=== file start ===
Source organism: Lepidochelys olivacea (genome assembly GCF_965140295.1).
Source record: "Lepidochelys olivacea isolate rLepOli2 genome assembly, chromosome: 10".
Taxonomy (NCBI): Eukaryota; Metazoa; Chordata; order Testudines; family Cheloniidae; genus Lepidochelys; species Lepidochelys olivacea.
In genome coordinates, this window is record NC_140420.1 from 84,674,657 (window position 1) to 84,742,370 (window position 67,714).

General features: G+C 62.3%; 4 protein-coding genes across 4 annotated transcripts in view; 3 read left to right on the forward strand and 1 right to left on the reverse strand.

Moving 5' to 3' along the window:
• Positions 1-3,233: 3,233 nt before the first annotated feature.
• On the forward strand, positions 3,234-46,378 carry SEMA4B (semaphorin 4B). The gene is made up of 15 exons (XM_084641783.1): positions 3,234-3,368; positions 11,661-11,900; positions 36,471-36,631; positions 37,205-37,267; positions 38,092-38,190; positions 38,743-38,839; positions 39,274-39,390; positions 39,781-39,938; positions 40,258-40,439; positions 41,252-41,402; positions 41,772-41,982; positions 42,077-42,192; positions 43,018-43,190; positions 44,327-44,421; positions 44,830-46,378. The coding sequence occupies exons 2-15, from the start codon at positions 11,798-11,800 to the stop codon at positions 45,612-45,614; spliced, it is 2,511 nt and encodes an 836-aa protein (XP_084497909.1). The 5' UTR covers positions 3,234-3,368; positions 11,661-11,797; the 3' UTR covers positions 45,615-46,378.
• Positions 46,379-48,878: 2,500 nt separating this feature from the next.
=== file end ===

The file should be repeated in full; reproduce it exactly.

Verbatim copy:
Source organism: Lepidochelys olivacea (genome assembly GCF_965140295.1).
Source record: "Lepidochelys olivacea isolate rLepOli2 genome assembly, chromosome: 10".
Taxonomy (NCBI): Eukaryota; Metazoa; Chordata; order Testudines; family Cheloniidae; genus Lepidochelys; species Lepidochelys olivacea.
In genome coordinates, this window is record NC_140420.1 from 84,674,657 (window position 1) to 84,742,370 (window position 67,714).

General features: G+C 62.3%; 4 protein-coding genes across 4 annotated transcripts in view; 3 read left to right on the forward strand and 1 right to left on the reverse strand.

Moving 5' to 3' along the window:
• Positions 1-3,233: 3,233 nt before the first annotated feature.
• On the forward strand, positions 3,234-46,378 carry SEMA4B (semaphorin 4B). The gene is made up of 15 exons (XM_084641783.1): positions 3,234-3,368; positions 11,661-11,900; positions 36,471-36,631; positions 37,205-37,267; positions 38,092-38,190; positions 38,743-38,839; positions 39,274-39,390; positions 39,781-39,938; positions 40,258-40,439; positions 41,252-41,402; positions 41,772-41,982; positions 42,077-42,192; positions 43,018-43,190; positions 44,327-44,421; positions 44,830-46,378. The coding sequence occupies exons 2-15, from the start codon at positions 11,798-11,800 to the stop codon at positions 45,612-45,614; spliced, it is 2,511 nt and encodes an 836-aa protein (XP_084497909.1). The 5' UTR covers positions 3,234-3,368; positions 11,661-11,797; the 3' UTR covers positions 45,615-46,378.
• Positions 46,379-48,878: 2,500 nt separating this feature from the next.